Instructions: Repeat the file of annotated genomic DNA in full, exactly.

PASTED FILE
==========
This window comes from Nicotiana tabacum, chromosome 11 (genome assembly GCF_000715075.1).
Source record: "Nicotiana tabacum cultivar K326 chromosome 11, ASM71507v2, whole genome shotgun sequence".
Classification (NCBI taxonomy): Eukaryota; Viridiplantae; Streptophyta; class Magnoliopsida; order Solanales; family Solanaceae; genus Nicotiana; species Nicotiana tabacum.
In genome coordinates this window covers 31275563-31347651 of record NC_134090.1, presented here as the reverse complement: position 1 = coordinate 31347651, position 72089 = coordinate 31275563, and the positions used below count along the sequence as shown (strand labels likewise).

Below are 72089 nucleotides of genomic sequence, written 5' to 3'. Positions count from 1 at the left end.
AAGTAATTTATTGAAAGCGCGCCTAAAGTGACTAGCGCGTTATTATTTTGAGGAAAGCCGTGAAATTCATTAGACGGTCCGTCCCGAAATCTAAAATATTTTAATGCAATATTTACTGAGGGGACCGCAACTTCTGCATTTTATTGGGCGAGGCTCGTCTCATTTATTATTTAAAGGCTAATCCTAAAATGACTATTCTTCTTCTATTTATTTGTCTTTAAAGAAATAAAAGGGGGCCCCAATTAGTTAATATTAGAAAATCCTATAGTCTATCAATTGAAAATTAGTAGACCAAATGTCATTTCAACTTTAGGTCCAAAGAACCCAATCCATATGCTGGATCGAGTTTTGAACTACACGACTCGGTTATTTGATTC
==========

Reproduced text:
This window comes from Nicotiana tabacum, chromosome 11 (genome assembly GCF_000715075.1).
Source record: "Nicotiana tabacum cultivar K326 chromosome 11, ASM71507v2, whole genome shotgun sequence".
Classification (NCBI taxonomy): Eukaryota; Viridiplantae; Streptophyta; class Magnoliopsida; order Solanales; family Solanaceae; genus Nicotiana; species Nicotiana tabacum.
In genome coordinates this window covers 31275563-31347651 of record NC_134090.1, presented here as the reverse complement: position 1 = coordinate 31347651, position 72089 = coordinate 31275563, and the positions used below count along the sequence as shown (strand labels likewise).

Below are 72089 nucleotides of genomic sequence, written 5' to 3'. Positions count from 1 at the left end.
AAGTAATTTATTGAAAGCGCGCCTAAAGTGACTAGCGCGTTATTATTTTGAGGAAAGCCGTGAAATTCATTAGACGGTCCGTCCCGAAATCTAAAATATTTTAATGCAATATTTACTGAGGGGACCGCAACTTCTGCATTTTATTGGGCGAGGCTCGTCTCATTTATTATTTAAAGGCTAATCCTAAAATGACTATTCTTCTTCTATTTATTTGTCTTTAAAGAAATAAAAGGGGGCCCCAATTAGTTAATATTAGAAAATCCTATAGTCTATCAATTGAAAATTAGTAGACCAAATGTCATTTCAACTTTAGGTCCAAAGAACCCAATCCATATGCTGGATCGAGTTTTGAACTACACGACTCGGTTATTTGATTC